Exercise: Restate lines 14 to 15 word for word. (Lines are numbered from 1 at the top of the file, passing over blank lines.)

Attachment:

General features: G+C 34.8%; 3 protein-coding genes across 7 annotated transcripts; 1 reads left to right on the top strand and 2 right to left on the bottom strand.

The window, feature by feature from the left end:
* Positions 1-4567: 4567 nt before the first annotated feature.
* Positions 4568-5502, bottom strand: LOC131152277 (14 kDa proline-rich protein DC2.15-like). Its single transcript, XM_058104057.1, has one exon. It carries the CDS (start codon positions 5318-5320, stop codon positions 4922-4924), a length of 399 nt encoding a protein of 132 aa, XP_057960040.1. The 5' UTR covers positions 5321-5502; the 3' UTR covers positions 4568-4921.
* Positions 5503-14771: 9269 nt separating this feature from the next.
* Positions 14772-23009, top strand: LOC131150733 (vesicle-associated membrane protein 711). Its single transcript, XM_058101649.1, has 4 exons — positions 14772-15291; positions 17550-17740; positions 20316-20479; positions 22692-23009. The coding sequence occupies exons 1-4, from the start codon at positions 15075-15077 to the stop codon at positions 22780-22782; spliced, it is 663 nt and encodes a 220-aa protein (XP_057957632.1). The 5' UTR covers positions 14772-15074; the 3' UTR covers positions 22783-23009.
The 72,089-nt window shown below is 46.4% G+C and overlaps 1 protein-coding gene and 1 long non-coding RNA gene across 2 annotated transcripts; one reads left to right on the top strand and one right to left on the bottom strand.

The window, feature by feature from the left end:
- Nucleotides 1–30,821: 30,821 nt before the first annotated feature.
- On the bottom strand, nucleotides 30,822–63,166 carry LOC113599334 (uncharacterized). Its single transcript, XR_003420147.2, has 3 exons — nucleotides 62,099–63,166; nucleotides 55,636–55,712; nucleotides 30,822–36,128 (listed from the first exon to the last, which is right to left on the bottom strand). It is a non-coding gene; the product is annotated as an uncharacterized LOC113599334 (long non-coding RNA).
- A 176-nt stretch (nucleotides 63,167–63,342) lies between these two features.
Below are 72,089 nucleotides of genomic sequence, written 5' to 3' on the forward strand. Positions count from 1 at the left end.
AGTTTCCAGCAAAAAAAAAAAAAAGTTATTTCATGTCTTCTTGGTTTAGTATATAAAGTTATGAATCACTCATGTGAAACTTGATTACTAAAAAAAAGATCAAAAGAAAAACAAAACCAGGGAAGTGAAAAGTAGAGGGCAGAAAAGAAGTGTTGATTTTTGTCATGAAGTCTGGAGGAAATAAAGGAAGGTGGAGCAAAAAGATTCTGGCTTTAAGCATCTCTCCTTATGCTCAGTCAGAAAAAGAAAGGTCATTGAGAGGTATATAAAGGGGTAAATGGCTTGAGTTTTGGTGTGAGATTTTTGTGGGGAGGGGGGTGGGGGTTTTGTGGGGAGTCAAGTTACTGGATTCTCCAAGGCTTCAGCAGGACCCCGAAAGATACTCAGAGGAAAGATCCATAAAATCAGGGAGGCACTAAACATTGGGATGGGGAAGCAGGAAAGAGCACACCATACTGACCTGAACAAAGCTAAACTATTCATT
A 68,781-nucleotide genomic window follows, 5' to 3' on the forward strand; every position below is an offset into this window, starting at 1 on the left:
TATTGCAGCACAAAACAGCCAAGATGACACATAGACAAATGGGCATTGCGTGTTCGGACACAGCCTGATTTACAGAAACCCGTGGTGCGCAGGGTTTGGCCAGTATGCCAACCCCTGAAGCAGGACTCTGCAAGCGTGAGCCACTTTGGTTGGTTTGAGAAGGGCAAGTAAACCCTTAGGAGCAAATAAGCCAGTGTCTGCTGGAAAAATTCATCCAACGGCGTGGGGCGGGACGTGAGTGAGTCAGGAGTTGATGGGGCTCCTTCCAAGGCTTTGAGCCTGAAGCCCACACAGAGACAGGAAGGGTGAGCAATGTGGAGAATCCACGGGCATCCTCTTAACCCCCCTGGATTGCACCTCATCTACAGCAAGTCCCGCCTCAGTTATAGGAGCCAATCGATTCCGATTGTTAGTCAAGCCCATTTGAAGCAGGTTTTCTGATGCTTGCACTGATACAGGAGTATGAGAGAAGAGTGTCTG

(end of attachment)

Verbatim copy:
A 68,781-nucleotide genomic window follows, 5' to 3' on the forward strand; every position below is an offset into this window, starting at 1 on the left:
TATTGCAGCACAAAACAGCCAAGATGACACATAGACAAATGGGCATTGCGTGTTCGGACACAGCCTGATTTACAGAAACCCGTGGTGCGCAGGGTTTGGCCAGTATGCCAACCCCTGAAGCAGGACTCTGCAAGCGTGAGCCACTTTGGTTGGTTTGAGAAGGGCAAGTAAACCCTTAGGAGCAAATAAGCCAGTGTCTGCTGGAAAAATTCATCCAACGGCGTGGGGCGGGACGTGAGTGAGTCAGGAGTTGATGGGGCTCCTTCCAAGGCTTTGAGCCTGAAGCCCACACAGAGACAGGAAGGGTGAGCAATGTGGAGAATCCACGGGCATCCTCTTAACCCCCCTGGATTGCACCTCATCTACAGCAAGTCCCGCCTCAGTTATAGGAGCCAATCGATTCCGATTGTTAGTCAAGCCCATTTGAAGCAGGTTTTCTGATGCTTGCACTGATACAGGAGTATGAGAGAAGAGTGTCTG